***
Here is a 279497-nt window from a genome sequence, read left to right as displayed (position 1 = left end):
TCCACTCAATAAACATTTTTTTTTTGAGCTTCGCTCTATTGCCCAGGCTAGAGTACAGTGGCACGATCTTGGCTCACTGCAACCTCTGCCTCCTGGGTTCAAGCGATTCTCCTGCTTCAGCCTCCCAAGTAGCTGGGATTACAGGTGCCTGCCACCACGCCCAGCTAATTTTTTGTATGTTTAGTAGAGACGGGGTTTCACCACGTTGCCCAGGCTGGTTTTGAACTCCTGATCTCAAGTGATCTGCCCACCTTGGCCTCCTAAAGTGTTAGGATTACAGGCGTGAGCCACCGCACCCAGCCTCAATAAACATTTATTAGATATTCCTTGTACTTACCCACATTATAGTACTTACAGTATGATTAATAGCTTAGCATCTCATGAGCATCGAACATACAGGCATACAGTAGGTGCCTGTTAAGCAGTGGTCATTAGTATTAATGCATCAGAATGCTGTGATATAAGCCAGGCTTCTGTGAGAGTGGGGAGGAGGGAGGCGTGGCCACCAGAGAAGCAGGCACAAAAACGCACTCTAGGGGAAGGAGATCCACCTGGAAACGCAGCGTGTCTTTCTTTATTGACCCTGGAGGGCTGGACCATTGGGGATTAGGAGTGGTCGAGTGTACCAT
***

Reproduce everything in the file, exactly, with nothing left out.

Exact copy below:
Here is a 279497-nt window from a genome sequence, read left to right as displayed (position 1 = left end):
TCCACTCAATAAACATTTTTTTTTTGAGCTTCGCTCTATTGCCCAGGCTAGAGTACAGTGGCACGATCTTGGCTCACTGCAACCTCTGCCTCCTGGGTTCAAGCGATTCTCCTGCTTCAGCCTCCCAAGTAGCTGGGATTACAGGTGCCTGCCACCACGCCCAGCTAATTTTTTGTATGTTTAGTAGAGACGGGGTTTCACCACGTTGCCCAGGCTGGTTTTGAACTCCTGATCTCAAGTGATCTGCCCACCTTGGCCTCCTAAAGTGTTAGGATTACAGGCGTGAGCCACCGCACCCAGCCTCAATAAACATTTATTAGATATTCCTTGTACTTACCCACATTATAGTACTTACAGTATGATTAATAGCTTAGCATCTCATGAGCATCGAACATACAGGCATACAGTAGGTGCCTGTTAAGCAGTGGTCATTAGTATTAATGCATCAGAATGCTGTGATATAAGCCAGGCTTCTGTGAGAGTGGGGAGGAGGGAGGCGTGGCCACCAGAGAAGCAGGCACAAAAACGCACTCTAGGGGAAGGAGATCCACCTGGAAACGCAGCGTGTCTTTCTTTATTGACCCTGGAGGGCTGGACCATTGGGGATTAGGAGTGGTCGAGTGTACCAT